Post-nasal drip usually arises as a symptom of an underlying condition. In most cases, conditions pertaining to the respiratory system are the culprit, but some allergens (even food allergies) and irritants can also trigger a post-nasal drip. While post-nasal drip can be quite bothersome, it is usually not very serious. Here are a group of terms that can help you make sense of post-nasal drip and how it is usually treated.
Muciparous glands. These are the glands found in the respiratory system that release mucus. This mucus serves to retain moisture in the nasal cavities to facilitate the expulsion of germs and fend off infections. The regular consistency of your mucus is not even noticeable, but when it gets too loose or dense, this can trigger the symptom of post-nasal drip and a feeling of fluid buildup in the throat.
Parasympathetic nervous system. A division of the autonomic nervous system, the parasympathetic nervous system plays a key role in the stimulation of essential bodily functions, including mucus secretion, salivation, urination, and digestion.
Nonallergic rhinitis. Also known as vasomotor rhinitis, this condition is associated with chronic congestion, sneezing, or a runny nose. Though its cause is a mystery, the excess mucus production brought on by nonallergic rhinitis usually also leads to post-nasal drip. Some common treatment approaches include the use of decongestant nasal sprays and antihistamines.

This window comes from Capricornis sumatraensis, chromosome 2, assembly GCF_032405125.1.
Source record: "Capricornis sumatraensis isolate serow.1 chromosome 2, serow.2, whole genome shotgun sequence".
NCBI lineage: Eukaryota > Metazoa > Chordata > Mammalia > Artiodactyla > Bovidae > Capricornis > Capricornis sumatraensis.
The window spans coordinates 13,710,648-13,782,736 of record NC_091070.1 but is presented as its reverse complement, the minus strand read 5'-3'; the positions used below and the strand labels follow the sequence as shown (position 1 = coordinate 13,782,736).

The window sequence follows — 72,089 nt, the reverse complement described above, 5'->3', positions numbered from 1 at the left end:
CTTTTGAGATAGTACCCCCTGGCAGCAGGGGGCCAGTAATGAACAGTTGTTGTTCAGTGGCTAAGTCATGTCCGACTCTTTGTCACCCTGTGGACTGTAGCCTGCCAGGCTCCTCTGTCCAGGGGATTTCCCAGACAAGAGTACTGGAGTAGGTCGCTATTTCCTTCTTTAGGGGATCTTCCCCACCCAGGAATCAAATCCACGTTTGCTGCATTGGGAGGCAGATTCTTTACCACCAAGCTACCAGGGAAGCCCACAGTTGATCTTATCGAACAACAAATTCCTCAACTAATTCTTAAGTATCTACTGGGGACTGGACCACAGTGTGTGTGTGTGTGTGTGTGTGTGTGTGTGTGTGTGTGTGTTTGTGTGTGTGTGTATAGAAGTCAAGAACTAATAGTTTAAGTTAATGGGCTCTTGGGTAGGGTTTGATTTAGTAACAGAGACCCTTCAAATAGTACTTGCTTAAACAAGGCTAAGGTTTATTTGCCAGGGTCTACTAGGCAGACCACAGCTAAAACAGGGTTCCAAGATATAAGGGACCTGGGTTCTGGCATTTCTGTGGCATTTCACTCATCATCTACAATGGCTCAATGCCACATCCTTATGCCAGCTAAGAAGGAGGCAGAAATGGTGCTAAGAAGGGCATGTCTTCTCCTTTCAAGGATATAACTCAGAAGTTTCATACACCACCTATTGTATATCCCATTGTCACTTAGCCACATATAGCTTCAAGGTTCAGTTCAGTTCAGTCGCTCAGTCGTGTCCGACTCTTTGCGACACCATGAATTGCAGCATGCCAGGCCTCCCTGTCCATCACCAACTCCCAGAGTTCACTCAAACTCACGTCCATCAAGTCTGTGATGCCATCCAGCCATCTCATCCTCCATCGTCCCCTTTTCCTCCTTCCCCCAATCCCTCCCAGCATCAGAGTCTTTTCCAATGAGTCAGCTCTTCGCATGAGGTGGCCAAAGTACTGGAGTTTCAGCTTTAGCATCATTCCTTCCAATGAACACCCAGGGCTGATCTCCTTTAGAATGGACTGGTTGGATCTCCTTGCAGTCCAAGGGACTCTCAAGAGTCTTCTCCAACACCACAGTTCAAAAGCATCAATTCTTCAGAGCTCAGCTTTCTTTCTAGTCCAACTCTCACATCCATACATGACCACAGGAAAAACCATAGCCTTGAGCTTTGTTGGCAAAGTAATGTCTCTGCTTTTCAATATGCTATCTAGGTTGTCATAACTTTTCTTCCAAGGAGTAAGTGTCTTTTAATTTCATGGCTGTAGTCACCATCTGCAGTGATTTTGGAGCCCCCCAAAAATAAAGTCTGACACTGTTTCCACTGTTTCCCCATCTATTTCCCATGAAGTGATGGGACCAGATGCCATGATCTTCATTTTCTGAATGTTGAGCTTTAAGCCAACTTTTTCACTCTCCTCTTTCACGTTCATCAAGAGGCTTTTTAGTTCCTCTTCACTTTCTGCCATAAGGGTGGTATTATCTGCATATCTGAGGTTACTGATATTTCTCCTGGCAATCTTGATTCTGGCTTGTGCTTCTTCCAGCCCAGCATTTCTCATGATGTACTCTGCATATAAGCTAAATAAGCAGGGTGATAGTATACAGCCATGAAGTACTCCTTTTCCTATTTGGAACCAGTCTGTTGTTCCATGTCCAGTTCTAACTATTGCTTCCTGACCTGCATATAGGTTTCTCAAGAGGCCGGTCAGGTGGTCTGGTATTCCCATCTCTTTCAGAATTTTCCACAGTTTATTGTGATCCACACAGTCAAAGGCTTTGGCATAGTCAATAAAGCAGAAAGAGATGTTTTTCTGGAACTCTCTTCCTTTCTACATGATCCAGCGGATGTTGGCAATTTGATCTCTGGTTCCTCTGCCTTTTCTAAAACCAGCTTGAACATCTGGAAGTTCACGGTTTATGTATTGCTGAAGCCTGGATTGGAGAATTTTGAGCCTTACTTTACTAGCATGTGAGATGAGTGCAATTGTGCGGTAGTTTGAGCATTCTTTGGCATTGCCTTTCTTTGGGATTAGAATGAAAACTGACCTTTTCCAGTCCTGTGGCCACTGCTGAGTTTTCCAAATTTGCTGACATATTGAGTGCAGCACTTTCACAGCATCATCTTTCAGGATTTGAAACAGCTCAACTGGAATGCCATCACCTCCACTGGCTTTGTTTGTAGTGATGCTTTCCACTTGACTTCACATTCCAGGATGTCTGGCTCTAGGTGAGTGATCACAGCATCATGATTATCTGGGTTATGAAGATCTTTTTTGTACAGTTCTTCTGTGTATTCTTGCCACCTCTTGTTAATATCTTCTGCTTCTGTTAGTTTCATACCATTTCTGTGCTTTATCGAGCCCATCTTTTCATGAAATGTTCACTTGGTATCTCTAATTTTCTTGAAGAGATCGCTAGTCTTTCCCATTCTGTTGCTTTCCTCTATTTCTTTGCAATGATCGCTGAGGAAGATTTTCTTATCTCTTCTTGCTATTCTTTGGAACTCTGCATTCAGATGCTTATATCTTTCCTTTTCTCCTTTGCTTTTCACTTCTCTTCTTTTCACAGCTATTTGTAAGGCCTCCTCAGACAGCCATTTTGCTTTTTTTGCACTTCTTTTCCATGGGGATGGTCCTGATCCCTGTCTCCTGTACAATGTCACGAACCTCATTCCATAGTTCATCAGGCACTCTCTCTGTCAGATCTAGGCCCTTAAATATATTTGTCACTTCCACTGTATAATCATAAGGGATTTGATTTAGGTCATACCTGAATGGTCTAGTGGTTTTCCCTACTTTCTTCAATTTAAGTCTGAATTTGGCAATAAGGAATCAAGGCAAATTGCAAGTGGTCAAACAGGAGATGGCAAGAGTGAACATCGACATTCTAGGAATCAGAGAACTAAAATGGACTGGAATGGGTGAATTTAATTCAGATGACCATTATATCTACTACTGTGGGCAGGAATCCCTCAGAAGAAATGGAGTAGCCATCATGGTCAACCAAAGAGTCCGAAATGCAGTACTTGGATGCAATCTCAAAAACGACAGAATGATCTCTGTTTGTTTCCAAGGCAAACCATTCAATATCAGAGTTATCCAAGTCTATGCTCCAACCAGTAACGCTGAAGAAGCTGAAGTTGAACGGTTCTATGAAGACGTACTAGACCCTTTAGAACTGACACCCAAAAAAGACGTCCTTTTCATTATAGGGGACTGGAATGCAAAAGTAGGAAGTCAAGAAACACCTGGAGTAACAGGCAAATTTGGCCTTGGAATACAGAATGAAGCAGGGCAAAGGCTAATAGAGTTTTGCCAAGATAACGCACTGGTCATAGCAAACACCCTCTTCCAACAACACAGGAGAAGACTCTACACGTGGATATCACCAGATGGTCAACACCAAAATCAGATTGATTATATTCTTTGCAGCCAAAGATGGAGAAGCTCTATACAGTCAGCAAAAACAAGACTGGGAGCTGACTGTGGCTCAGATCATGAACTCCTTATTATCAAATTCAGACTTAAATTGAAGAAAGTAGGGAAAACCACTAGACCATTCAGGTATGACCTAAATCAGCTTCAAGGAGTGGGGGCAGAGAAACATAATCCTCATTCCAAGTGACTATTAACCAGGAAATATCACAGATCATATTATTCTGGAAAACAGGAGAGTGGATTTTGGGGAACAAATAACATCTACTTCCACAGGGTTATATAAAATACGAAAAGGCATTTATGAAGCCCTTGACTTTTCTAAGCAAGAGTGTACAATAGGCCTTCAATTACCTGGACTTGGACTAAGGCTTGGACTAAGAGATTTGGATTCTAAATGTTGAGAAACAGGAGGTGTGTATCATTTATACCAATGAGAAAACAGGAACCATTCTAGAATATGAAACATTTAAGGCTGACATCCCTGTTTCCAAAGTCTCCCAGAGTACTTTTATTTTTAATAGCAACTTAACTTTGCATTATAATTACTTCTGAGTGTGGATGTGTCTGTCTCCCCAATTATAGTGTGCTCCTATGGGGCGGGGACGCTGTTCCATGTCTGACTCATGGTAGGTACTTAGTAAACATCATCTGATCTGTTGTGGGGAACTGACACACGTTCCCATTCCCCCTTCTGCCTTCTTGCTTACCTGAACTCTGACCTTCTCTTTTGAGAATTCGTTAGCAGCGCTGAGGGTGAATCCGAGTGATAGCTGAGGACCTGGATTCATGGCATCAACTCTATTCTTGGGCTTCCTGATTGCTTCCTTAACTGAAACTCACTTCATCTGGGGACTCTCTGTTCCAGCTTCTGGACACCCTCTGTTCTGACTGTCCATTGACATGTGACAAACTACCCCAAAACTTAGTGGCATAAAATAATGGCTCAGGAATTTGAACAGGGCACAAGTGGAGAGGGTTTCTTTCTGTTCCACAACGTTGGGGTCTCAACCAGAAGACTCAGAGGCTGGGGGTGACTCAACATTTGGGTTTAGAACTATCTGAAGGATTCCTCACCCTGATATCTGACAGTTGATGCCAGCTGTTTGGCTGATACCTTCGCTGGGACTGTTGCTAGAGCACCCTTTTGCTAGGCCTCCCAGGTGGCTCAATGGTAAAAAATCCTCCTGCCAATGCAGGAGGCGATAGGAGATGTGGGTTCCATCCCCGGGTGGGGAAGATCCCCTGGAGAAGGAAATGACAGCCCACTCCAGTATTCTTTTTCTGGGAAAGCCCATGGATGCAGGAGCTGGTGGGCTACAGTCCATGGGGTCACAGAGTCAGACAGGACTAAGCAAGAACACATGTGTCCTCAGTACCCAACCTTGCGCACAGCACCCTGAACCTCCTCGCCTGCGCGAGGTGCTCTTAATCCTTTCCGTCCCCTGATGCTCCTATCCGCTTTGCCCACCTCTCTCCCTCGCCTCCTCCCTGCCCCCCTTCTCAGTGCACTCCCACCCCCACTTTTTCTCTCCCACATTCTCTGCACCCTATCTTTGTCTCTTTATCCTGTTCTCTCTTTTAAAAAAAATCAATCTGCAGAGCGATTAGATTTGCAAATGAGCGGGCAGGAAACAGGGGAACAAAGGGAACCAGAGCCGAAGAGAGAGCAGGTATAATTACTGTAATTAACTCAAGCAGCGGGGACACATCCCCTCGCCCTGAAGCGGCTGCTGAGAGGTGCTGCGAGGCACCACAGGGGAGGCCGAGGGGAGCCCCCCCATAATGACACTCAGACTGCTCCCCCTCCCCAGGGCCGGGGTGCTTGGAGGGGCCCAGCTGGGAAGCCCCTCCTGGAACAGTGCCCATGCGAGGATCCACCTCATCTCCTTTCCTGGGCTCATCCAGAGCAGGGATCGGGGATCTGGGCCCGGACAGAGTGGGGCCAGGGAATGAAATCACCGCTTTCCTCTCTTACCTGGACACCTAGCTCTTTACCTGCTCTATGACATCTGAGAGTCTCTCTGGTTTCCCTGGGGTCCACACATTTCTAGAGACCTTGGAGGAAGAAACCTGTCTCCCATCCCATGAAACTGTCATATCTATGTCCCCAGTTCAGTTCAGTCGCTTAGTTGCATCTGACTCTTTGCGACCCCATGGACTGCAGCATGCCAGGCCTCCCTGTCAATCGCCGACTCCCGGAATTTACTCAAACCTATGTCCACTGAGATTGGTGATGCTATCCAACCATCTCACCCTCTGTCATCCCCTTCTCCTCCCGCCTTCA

Gastroesophageal reflux disease (GERD). This is a chronic disease that pertains to the incomplete closure of the lower esophageal sphincter, which allows for the stomach acid to move back into the esophagus, causing irritation in the food pipe. GERD is also known to cause post-nasal drip.
Chronic Sinusitis. This is a respiratory condition that typically persists for a few months. Chronic sinusitis may be caused by infections, nasal polyps, or a deviated septum and is usually difficult to treat. Consequently, chronic sinusitis-induced post-nasal drip may also be quite stubborn. Treatment of chronic sinusitis may necessitate surgery.
A deviated septum. A deviated septum refers to a physiological irregularity where the thin wall that parts the nostrils is misaligned, which can obstruct drainage in the nasal cavities, resulting in post-nasal drip. A deviated septum may either be genetic (you are born with it) or it may happen due to a physical trauma.
Otolaryngologist. This is a doctor who specializes in diagnosing and treating conditions pertaining to the nose, ears, and throat. Although your primary family doctor may be able to help you with some such conditions, in cases where a more in-depth expertise is needed, you are usually referred to an otolaryngologist.
Nasal irrigation systems. Nasal irrigation is an all-natural and considerably effective form of post-nasal drip treatment. Many nasal irrigation systems are available for treatment of nasal congestion and post-nasal drip, which is most commonly known as a neti pot. Patients use saline or simply mixing baking soda or salt with lukewarm water to clear out their sinuses to lessen post-nasal dripping.
Endoscopic sinus surgery. In some cases, self-care strategies and medications do not suffice to address the problems caused by chronic sinus conditions. At this stage, your doctor may recommend endoscopic sinus surgery. This purpose of this operation is to expand the passages that connect the sinuses to the nose in order to correct drainage.
Dysphagia. This is a condition that causes trouble swallowing, which is more prevalent among the elderly. A difficulty with swallowing can lead food particles and liquids to build up in the throat, which may not directly cause post-nasal drip but can exacerbate it if an individual already has post-nasal drip.
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